A quick note on Stony Hill’s Chardonnay… The Chardonnay here is produced today the same way it was in 1952, with an emphasis on blocking malolactic fermentation and aging exclusively in neutral oak which is often ten years old. This produces a very linear and mineral-driven Chardonnay with good acid that bodes well for long aging in the cellar.

Today’s Wine: 2015 Chardonnay

100% Chardonnay; 13% ABV

The 2015 Chardonnay is medium gold in color and transparent in the glass. After about 30 minutes in the glass, this blossoms with aromas of medium (+) intensity and a nose of crisp yellow apple, lemon zest, white peach, stone fruit, white lily, flint, saline, and brioche. The flavors on the palate are also of medium (+) intensity, showcasing notes of lime zest, white peach, apricot, honey, white florals, lemongrass, stony mineral, and hazelnut. This dry white is medium- to full-bodied with medium (+) acidity, medium alcohol, and a medium (+) length finish. Very good quality and in a pretty nice spot right now.

Price: $77. From a pure “value” perspective, these are becoming quite stretched as prices rose over the years. While there’s no denying this is a great Chardonnay with good balance, intensity, and complexity, you can find similar quality for $50 or sometimes less.

If this wine seems like something you might enjoy, you may find this link helpful in locating it. Unfortunately purchasing options are limited and the best bet may be ordering directly from the winery.

Rich, Concentrated, and Insanely Complex Central Coast Syrah

Today’s Story: Andremily Wines

Andremily Wines is a relatively young but very highly regarded producer established in 2012 by winemaker Jim Binns and his wife Rachel. Jim fell in love with winemaking while studying at Cal Poly in San Luis Obispo, also developing his passion for Rhône varieties by working with a number of small producers in California’s Central Coast. After he graduated, Jim joined the incredibly talented Manfred Kankl of cult producer Sine Qua Non. Jim spent twelve vintages with Sine Qua Non, honing his craft as one of Manfred’s prodigies as cellar master, before he and Rachel ultimately followed through on their dream by starting Andremily. Andremily is named as a combination of Andrew and Emily, their children, and Jim focuses on Syrah, Mourvèdre, Grenache, and Viognier sourced from incredible sites including Bien Nacido, Alta Mesa, Larner, and White Hawk Vineyards. With low yields and insane attention to detail in all aspects of winemaking, Jim produces a flagship Syrah, a Mourvèdre, a Grenache, and a Rhône blend named EABA under the Andremily label.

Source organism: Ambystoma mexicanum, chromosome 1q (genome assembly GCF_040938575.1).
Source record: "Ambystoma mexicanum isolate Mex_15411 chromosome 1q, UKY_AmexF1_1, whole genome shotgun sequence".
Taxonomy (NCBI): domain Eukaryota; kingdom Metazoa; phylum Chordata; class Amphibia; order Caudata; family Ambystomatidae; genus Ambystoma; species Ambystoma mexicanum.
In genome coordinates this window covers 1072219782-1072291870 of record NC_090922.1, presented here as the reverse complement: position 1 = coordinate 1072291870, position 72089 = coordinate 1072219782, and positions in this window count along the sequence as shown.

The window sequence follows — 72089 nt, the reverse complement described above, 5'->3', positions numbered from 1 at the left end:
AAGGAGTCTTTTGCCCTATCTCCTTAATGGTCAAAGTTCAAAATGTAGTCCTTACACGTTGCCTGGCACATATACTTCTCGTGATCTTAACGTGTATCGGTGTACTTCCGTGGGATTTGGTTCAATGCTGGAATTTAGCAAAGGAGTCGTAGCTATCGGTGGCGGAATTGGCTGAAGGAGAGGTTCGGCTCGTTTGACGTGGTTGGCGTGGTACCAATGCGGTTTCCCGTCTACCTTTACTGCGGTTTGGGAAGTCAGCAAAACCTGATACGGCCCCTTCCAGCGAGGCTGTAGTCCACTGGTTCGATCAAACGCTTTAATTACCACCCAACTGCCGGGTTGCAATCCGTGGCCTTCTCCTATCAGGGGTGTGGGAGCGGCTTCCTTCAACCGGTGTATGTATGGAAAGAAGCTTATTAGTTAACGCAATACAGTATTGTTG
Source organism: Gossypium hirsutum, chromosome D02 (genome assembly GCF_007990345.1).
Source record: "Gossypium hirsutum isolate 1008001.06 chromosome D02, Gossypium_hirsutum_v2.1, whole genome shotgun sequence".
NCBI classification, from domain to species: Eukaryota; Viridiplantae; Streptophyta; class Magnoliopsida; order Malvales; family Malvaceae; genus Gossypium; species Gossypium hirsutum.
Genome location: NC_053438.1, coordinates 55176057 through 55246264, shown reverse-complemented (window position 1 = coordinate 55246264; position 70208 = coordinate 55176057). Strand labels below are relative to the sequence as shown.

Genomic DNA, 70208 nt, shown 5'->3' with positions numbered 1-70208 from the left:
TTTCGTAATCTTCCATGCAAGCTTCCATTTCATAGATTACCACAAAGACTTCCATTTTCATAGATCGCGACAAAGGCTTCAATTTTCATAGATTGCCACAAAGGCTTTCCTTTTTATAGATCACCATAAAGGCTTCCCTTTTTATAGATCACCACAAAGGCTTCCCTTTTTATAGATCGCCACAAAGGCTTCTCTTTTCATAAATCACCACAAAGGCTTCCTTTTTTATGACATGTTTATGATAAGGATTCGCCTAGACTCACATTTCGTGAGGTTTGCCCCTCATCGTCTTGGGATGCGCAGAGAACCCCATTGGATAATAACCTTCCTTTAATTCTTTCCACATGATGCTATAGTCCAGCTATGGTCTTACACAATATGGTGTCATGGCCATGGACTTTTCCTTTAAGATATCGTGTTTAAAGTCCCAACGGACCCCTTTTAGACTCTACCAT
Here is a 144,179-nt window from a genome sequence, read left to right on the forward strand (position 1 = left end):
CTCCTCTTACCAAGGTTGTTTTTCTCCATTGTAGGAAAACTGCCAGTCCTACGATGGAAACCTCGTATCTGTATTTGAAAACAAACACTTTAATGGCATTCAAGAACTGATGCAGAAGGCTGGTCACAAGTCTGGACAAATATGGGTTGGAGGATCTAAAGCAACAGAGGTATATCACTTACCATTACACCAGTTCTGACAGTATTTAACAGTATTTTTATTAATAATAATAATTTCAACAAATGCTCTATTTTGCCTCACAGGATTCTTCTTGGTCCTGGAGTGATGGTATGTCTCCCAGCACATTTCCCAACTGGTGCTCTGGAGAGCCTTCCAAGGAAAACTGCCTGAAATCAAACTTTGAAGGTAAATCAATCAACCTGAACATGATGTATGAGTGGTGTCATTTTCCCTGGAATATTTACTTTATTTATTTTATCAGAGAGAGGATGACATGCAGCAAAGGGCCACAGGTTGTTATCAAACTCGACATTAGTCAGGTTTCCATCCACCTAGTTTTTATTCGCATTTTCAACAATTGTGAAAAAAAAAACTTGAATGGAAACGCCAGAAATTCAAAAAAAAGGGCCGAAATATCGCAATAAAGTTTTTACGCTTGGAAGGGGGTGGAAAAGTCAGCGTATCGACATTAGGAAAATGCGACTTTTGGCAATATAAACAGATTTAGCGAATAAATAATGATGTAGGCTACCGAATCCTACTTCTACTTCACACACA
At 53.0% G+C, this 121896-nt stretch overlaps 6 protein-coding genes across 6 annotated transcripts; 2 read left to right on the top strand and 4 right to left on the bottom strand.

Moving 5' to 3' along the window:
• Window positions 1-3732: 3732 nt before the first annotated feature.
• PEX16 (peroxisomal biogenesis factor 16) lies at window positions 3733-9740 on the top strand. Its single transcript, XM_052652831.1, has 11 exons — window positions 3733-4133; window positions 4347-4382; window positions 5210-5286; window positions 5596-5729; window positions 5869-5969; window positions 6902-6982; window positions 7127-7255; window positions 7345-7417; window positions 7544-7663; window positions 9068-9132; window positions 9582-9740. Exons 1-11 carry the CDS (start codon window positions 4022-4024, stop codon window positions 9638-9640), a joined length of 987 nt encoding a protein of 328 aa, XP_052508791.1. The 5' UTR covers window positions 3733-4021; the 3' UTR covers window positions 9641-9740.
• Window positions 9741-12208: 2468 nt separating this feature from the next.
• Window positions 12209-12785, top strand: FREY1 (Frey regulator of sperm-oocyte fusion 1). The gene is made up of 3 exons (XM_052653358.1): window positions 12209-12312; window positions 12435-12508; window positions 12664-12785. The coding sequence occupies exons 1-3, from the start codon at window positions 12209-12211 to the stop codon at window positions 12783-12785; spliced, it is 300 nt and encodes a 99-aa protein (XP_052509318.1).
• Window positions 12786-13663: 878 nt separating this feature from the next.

Today’s Wine: 2013 Syrah No. 2

85% Syrah, 11% Mourvèdre, 4% Viognier; 15.2% ABV

The 2013 Syrah No. 2 is deep ruby in color and nearly black at its core. I decanted this for an hour and drank it over the following 2-3 hours. The aromas are of pronounced intensity, with the nose showcasing notes of blackberry compote, blueberry, black plum, black cherry, black licorice, violet, sweet tobacco, incense, smoked meat, gingerbread, cracked black pepper, black olive, graphite, vanilla, and baking spice. Flavors are also of pronounced intensity, and the palate displays notes of crème de cassis, rich black plum, wild blueberry, blackberry purée, black raspberry, black cherry, sweet tobacco, anise, violet, smoked game, green peppercorn, cinnamon, gunsmoke, sandalwood, chocolate, and coffee grounds. This dry red is full-bodied with medium acidity, medium but well-integrated tannins, high alcohol, and a long finish. Outstanding quality and insanely concentrated and rich. Still drinking pretty youthful but very well-balanced, especially given the ABV. While a tad rich for my personal palate, I still won’t be able to refrain from purchasing more.

Price: $250 (I paid $200 and allocation is closer to $100 I think). Market pricing on a value perspective is a little steep on these wines, I think thanks largely to their incredible reception by the press and consumers coupled with rather small production. I am patiently waiting on the waiting list, though, because at release pricing this is pretty solid value.

If this wine seems like something you might enjoy, you may find this link helpful in locating it.

Excellent Kabinett That Needs a Bit More Time

Today’s Story: Weingut Clemens Busch

Weingut Clemens Busch is a highly regarded family-owned wine estate under the guide of fifth generation winemaker Clemens Busch and his wife Rita. Clemens began working with his father on the family’s two hectares (five acres) of vineyards during the mid-1970s, however he and Rita inherited the estate themselves in 1984. The winery is located in the town of Pünderich along the Mosel River in Germany, and the majority of their vineyards sit across the way on the iconic hillside known as Marienburg. Over time Clemens and Rita have adeptly added to their vineyard holdings while their neighbors moved elsewhere to focus on Pinot Noir during the 1980s, so today the family property consists of about 16 hectares (39 acres) of vineyards planted to 99% Riesling and 1% Spätburgunder (Pinot Noir). The “house specials,” if you will, are Rieslings made in a dry style though they also produce some noble sweet Riesling as well which many consider some of the finest in the Mosel.